Atheists settle lawsuit against TN sheriff for $41K

News release from American Atheists association
Chattanooga, TN—American Atheists and Bradley County and the Bradley County Sheriff’s Office have reached a settlement in a federal lawsuit alleging First Amendment violations of the U.S. Constitution by Bradley County and Bradley County Sheriff Eric Watson.

As part of settlement agreement, the new official Bradley County Sheriff’s Department Facebook page will not be used to “promote or further any religion, religious organization, religious event or religious belief.” Additionally, the sheriff’s office has decided to not allow any comments on this Facebook page, making it an informational Facebook page only. The office’s original Facebook page was deactivated earlier this year and will be permanently deactivated.

While the county and sheriff admit to no wrongdoing under the agreement, the county will pay a total of $15,000 in damages to American Atheists and the local plaintiffs, Joshua Stevens and Jane Doe, and $26,000 in attorney’s fees.

“This settlement is a clear win for the plaintiffs, whose First Amendment rights to free speech and to be free of government establishment of religion were infringed upon,” said Amanda Knief, National Legal and Public Policy Director of American Atheists. “We are pleased the sheriff has agreed to do the right thing by no longer using this official government social media account to promote religion.”

“What is unfortunate, is that it took a lawsuit and more than $40,000 in taxpayer money for the county and sheriff to put this common sense policy in place,” Knief added. “We would have preferred that the sheriff allow citizens the freedom to comment and interact with the sheriff’s office on the Facebook page, but we were not able to reach agreement on that during mediation.”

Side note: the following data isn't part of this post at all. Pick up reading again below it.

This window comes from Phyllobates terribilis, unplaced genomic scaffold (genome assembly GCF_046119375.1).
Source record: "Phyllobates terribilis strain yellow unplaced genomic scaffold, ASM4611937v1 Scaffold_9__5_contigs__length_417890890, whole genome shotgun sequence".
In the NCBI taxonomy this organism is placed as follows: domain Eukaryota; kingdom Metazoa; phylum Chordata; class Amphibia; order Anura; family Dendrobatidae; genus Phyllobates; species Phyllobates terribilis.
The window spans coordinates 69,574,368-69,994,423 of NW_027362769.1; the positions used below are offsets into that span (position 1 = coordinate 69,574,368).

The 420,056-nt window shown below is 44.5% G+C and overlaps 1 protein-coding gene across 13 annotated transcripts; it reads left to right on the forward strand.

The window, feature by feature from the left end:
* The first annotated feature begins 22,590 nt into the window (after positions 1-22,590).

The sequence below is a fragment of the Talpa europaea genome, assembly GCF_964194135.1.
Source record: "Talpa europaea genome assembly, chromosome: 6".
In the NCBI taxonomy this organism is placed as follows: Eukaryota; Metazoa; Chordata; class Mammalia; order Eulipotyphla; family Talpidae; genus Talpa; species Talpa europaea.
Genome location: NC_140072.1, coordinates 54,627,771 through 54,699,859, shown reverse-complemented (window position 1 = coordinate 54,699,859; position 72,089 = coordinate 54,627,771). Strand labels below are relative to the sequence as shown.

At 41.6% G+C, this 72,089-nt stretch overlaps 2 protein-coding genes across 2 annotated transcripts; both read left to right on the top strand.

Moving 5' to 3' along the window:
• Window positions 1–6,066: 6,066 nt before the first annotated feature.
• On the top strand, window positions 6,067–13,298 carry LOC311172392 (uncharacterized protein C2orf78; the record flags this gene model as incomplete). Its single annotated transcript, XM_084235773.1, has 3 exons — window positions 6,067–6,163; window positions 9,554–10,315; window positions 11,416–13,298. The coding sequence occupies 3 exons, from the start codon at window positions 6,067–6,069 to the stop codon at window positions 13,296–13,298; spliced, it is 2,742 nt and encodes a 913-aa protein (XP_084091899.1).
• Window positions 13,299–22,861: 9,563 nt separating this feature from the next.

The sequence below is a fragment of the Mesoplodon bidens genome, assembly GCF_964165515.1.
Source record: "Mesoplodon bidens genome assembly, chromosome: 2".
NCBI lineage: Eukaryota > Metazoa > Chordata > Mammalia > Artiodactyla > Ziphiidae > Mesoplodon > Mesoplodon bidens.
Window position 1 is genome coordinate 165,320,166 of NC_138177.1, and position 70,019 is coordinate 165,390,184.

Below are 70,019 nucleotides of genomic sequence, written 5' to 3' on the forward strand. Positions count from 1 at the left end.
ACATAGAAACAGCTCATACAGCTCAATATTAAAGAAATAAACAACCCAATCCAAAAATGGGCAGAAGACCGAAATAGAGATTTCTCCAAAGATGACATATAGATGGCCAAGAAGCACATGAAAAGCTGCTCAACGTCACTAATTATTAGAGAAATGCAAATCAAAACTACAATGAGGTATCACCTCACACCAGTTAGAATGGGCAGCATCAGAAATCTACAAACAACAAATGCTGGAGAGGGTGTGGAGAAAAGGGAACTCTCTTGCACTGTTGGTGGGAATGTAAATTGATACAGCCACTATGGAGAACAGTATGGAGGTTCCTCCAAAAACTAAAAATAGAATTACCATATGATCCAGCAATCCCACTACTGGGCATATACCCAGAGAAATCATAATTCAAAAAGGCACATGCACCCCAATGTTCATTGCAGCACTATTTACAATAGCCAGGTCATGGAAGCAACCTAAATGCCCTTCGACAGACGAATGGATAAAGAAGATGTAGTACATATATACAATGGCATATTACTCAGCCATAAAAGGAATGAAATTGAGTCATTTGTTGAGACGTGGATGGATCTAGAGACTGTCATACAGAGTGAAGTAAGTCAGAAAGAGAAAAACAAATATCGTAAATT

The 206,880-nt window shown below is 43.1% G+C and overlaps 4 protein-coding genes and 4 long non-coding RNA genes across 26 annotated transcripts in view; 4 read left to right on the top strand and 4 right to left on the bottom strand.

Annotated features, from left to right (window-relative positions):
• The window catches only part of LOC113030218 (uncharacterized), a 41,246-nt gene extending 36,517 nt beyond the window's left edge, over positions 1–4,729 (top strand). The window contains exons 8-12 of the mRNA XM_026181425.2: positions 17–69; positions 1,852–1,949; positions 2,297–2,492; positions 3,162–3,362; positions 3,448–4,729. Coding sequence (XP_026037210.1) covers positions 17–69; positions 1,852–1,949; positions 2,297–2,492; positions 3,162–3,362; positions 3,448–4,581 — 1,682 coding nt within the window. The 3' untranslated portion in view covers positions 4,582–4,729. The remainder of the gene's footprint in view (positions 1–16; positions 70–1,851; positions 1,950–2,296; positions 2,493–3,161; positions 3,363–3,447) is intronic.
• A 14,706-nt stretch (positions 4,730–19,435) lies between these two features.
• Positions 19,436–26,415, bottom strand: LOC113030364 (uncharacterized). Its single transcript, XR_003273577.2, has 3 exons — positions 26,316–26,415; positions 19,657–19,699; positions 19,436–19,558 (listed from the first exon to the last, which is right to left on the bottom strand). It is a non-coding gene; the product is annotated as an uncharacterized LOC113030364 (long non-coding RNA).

The anonymous Bradley County resident represented by American Atheists added, “I have always said that Constitutional rights are worth fighting for, and I am proud that when tested, I stood by that principle. It was not easy to stand up to the county sheriff and some people in my community who disagreed with me. Despite some negative backlash, I do not regret taking action against government censorship. If you don’t stand up for yourself, you risk losing your rights.”

Sheriff Watson will be allowed to maintain a personal Facebook page that is clearly marked as containing only his personal opinions and not those of the department.

The lawsuit arose in May after Sheriff Watson posted an explicitly religious Easter message on the sheriff’s office’s official Facebook page. American Atheists sent a letter to the sheriff advising against such religious messages on a government-sponsored social media site. The sheriff responded by telling a local newspaper that he intended to be use his position as sheriff to proselytize. After posting the local newspaper article on the sheriff’s office’s Facebook page, commenters began criticizing the sheriff’s statements. The sheriff and employees of the sheriff’s department began deleting and blocking critical comments and users who were critical of the sheriff while leaving favorable comments on the governmental Facebook page.